-- Edward Hall III, 24, a Columbia University researcher, was arrested in January for trespassing at JFK airport in New York City after he disobeyed United Airlines personnel and tried an alternative method to board a plane. He told ticket agents he badly needed to be on the flight to San Francisco even though he had forgotten to bring a photo ID. Frustrated, Hall stepped behind the counter and crawled onto the luggage conveyor, where his next stop, minutes later, was the tarmac where bags were being loaded and where he was arrested.
-- A suburban Chicago high school health-class instructor's technique for teaching the names of female reproductive parts caught the ire of the Illinois Family Institute religious organization in January. To some of the kids, teacher Jacqulyn Levin's "game" was nothing more than a mnemonic to facilitate memorizing the anatomy, but others told the institute that Levin's play on words was chantable, could be set to the tune of the "Hokey Pokey," and was referred to by several students as "the vagina dance." Said a complaining parent, "It is disrespectful to women and removes modesty about the reproductive parts."
Least Competent Criminals
-- Failed to Think It Through: (1) Kyle Eckman, 22, was charged with theft in Lancaster, Pa., in November after he was stopped leaving a Kohl's department store, mostly still in his own clothes but also wearing the pair of Elle high-heel shoes he was allegedly trying to shoplift. (2) Jimmy Honeycutt, 27, was arrested in Pawtucket, R.I., in October and charged with five recent robberies of liquor stores. Among the items found on Honeycutt was a telephone directory listing of liquor stores, with the ones recently robbed marked off.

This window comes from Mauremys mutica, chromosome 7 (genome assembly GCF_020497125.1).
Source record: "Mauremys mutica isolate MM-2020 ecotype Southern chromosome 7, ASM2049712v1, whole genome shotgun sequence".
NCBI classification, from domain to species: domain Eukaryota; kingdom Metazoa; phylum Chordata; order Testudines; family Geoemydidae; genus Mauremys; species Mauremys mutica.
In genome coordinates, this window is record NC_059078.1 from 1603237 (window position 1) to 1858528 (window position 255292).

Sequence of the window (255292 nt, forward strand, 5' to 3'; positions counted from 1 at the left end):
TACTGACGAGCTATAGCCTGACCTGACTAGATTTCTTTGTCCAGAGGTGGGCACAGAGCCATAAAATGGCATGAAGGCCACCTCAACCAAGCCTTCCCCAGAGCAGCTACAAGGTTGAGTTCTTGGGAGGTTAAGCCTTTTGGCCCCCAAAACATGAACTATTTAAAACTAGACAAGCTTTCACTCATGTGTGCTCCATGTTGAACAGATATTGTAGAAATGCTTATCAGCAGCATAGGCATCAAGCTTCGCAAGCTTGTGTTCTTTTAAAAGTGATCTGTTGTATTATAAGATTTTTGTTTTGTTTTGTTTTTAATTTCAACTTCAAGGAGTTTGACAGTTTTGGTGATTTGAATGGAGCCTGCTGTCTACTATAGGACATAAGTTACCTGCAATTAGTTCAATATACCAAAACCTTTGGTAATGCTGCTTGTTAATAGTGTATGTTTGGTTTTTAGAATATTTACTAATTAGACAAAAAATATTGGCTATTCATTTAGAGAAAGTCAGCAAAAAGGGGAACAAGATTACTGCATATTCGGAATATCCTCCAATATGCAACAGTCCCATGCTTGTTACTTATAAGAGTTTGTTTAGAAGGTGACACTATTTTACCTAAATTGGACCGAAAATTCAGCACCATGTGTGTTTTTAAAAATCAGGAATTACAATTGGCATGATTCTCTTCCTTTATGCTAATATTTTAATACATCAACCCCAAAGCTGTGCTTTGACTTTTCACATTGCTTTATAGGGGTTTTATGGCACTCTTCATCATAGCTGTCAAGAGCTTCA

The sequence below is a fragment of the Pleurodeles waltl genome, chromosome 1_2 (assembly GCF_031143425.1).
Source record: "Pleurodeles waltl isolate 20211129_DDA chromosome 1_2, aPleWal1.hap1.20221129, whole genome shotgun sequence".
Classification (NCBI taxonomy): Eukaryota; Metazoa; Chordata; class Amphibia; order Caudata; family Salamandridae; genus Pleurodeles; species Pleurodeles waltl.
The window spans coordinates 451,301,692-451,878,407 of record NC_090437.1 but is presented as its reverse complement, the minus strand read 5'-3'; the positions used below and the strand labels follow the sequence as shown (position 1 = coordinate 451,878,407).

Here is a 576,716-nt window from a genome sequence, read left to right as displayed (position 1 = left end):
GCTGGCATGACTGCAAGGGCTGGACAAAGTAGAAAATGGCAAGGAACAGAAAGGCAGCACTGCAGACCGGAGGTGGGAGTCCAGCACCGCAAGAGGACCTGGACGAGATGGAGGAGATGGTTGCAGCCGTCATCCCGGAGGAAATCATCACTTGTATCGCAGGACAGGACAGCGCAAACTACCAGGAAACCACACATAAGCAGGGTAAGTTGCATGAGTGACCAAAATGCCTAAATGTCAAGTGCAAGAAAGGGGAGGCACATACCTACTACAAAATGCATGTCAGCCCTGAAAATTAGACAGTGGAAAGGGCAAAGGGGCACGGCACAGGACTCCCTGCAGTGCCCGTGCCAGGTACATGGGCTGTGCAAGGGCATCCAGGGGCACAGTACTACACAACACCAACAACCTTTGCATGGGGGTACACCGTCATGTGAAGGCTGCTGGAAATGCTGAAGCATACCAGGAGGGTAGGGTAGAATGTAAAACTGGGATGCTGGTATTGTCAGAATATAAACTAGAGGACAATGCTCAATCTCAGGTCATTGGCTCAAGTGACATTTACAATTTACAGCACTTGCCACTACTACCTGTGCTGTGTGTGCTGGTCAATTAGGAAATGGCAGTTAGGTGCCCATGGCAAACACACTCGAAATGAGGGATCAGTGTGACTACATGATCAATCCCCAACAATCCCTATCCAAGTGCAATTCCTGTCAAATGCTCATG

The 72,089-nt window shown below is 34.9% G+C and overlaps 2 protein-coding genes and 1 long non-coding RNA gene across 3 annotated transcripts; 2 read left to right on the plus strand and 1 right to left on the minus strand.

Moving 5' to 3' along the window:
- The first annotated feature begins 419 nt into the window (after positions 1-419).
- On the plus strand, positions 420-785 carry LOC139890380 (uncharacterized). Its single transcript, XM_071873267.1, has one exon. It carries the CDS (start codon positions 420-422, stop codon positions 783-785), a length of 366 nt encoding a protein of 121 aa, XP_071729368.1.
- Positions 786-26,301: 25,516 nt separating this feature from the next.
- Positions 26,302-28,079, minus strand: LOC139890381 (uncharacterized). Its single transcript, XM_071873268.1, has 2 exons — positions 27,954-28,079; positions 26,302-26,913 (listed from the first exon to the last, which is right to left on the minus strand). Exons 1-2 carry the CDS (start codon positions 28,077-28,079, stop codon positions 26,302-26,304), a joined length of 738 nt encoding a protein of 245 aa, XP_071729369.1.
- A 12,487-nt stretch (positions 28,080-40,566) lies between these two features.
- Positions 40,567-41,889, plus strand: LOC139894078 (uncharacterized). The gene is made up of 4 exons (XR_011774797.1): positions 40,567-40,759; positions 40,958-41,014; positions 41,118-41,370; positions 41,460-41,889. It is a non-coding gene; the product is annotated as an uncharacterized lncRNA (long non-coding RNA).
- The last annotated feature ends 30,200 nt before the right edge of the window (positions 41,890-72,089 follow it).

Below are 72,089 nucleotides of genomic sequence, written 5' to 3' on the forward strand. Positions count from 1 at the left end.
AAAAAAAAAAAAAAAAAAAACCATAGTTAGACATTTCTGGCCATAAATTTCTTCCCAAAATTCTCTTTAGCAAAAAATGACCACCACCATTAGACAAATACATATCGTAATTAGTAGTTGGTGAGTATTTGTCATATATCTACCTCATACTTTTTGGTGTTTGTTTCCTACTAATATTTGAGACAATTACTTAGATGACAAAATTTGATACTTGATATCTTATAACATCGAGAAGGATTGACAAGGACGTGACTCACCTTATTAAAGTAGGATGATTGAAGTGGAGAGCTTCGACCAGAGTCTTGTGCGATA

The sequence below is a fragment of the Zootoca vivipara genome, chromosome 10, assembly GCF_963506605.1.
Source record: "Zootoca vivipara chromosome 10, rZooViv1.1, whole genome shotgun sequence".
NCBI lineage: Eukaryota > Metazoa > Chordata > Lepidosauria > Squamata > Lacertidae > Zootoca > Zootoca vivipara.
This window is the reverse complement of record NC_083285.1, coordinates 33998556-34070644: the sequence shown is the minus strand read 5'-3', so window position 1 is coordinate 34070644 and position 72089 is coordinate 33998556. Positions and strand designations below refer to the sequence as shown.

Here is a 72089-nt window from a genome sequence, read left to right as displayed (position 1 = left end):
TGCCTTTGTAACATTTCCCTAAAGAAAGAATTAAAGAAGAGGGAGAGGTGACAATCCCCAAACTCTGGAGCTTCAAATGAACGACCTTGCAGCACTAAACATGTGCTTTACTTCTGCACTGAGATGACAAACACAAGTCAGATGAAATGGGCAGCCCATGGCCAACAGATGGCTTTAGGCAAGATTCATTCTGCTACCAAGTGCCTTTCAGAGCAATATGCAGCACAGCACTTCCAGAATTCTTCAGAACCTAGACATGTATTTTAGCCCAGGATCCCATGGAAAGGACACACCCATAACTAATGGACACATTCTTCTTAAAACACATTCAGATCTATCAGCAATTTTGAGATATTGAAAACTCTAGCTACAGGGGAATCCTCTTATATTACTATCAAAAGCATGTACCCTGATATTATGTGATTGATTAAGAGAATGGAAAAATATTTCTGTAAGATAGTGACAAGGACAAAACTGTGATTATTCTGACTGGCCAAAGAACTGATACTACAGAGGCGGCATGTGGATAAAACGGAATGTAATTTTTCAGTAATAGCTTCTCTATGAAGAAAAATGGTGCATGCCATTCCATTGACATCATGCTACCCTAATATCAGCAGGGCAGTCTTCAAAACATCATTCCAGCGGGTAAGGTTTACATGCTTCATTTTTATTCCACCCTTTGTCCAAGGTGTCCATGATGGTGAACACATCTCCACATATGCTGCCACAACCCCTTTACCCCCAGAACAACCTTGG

-- Recurring Themes: (1) At a traffic stop, once again a passenger climbed into the driver's seat as the officer approached, trying to save a drug-impaired driver from a citation. However, once again it turned out that the passenger was just as drug-impaired as the driver, and both were cited (Gastonia, N.C., December). (2) Once again a woman tried to conceal drugs by stuffing them down her pants into her most private area, and once again, when police found them, the woman immediately denied that the pills were hers (Manatee, Fla., December).
(1) A 26-year-old man died in Chattanooga, Tenn., in January after being accidentally bitten by a copperhead snake. According to police, a friend had caught the snake and taken it to the man's house because, for some reason, he wanted the man to ascertain the snake's gender. (2) A 21-year-old man was stabbed to death at a party in Bristol, Conn., in January (and three others wounded), apparently because they had been making derisive comments about another man's flatulence. The allegedly gaseous Marc Higgins, 21, was charged with the crimes.
A News of the Weird Classic (April 2008)
Irish director-playwright Paul Walker's production of "Ladies & Gents" opened for a March (2008) run in New York City 29 blocks north of Broadway, in a public restroom. According to an Associated Press report, the entire play takes place among the porcelain in a bathroom in Central Park, portraying "the seedy underside of 1950s Dublin," with the audience of 25 standing beside rows of stalls, near "spiders, foul odors and puddles of questionable origin." Walker proudly admits that he wanted to take his audience "out of their comfort zone." Actor John O'Callaghan recalled that rehearsals were especially difficult: "One man actually came in and had a pee right in front of us."